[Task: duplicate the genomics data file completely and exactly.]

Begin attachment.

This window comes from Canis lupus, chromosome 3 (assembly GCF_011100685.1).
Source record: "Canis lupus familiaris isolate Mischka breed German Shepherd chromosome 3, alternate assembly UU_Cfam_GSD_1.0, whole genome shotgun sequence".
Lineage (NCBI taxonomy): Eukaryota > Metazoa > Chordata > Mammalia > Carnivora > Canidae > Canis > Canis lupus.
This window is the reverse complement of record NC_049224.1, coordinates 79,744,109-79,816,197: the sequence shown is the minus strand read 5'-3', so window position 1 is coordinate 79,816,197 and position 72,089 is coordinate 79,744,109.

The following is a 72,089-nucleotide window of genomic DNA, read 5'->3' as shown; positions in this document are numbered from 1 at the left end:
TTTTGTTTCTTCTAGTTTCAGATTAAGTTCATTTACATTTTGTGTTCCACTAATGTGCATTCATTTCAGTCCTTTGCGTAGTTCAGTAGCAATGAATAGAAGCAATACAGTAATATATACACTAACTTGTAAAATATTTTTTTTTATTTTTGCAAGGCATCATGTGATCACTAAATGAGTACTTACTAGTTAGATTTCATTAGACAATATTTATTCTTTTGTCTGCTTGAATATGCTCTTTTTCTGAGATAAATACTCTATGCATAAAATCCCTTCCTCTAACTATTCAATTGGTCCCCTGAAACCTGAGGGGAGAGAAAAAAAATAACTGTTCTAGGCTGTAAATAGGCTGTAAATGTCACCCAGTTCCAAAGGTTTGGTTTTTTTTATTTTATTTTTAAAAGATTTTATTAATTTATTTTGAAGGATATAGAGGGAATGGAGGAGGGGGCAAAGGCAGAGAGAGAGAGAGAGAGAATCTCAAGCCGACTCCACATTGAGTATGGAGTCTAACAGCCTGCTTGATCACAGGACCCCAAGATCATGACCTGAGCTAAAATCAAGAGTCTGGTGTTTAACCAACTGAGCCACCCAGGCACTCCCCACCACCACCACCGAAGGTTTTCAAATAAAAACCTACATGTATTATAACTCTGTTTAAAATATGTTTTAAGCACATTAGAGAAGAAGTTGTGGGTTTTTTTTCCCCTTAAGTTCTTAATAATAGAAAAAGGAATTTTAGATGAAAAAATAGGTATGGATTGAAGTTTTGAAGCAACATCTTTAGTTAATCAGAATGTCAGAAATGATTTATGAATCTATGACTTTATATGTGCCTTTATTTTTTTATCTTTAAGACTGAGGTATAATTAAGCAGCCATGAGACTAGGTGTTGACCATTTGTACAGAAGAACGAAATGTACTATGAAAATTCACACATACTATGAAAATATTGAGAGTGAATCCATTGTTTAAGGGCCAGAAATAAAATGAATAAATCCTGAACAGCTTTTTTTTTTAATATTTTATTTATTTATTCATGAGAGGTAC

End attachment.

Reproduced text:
This window comes from Canis lupus, chromosome 3 (assembly GCF_011100685.1).
Source record: "Canis lupus familiaris isolate Mischka breed German Shepherd chromosome 3, alternate assembly UU_Cfam_GSD_1.0, whole genome shotgun sequence".
Lineage (NCBI taxonomy): Eukaryota > Metazoa > Chordata > Mammalia > Carnivora > Canidae > Canis > Canis lupus.
This window is the reverse complement of record NC_049224.1, coordinates 79,744,109-79,816,197: the sequence shown is the minus strand read 5'-3', so window position 1 is coordinate 79,816,197 and position 72,089 is coordinate 79,744,109.

The following is a 72,089-nucleotide window of genomic DNA, read 5'->3' as shown; positions in this document are numbered from 1 at the left end:
TTTTGTTTCTTCTAGTTTCAGATTAAGTTCATTTACATTTTGTGTTCCACTAATGTGCATTCATTTCAGTCCTTTGCGTAGTTCAGTAGCAATGAATAGAAGCAATACAGTAATATATACACTAACTTGTAAAATATTTTTTTTTATTTTTGCAAGGCATCATGTGATCACTAAATGAGTACTTACTAGTTAGATTTCATTAGACAATATTTATTCTTTTGTCTGCTTGAATATGCTCTTTTTCTGAGATAAATACTCTATGCATAAAATCCCTTCCTCTAACTATTCAATTGGTCCCCTGAAACCTGAGGGGAGAGAAAAAAAATAACTGTTCTAGGCTGTAAATAGGCTGTAAATGTCACCCAGTTCCAAAGGTTTGGTTTTTTTTATTTTATTTTTAAAAGATTTTATTAATTTATTTTGAAGGATATAGAGGGAATGGAGGAGGGGGCAAAGGCAGAGAGAGAGAGAGAGAGAATCTCAAGCCGACTCCACATTGAGTATGGAGTCTAACAGCCTGCTTGATCACAGGACCCCAAGATCATGACCTGAGCTAAAATCAAGAGTCTGGTGTTTAACCAACTGAGCCACCCAGGCACTCCCCACCACCACCACCGAAGGTTTTCAAATAAAAACCTACATGTATTATAACTCTGTTTAAAATATGTTTTAAGCACATTAGAGAAGAAGTTGTGGGTTTTTTTTCCCCTTAAGTTCTTAATAATAGAAAAAGGAATTTTAGATGAAAAAATAGGTATGGATTGAAGTTTTGAAGCAACATCTTTAGTTAATCAGAATGTCAGAAATGATTTATGAATCTATGACTTTATATGTGCCTTTATTTTTTTATCTTTAAGACTGAGGTATAATTAAGCAGCCATGAGACTAGGTGTTGACCATTTGTACAGAAGAACGAAATGTACTATGAAAATTCACACATACTATGAAAATATTGAGAGTGAATCCATTGTTTAAGGGCCAGAAATAAAATGAATAAATCCTGAACAGCTTTTTTTTTTAATATTTTATTTATTTATTCATGAGAGGTAC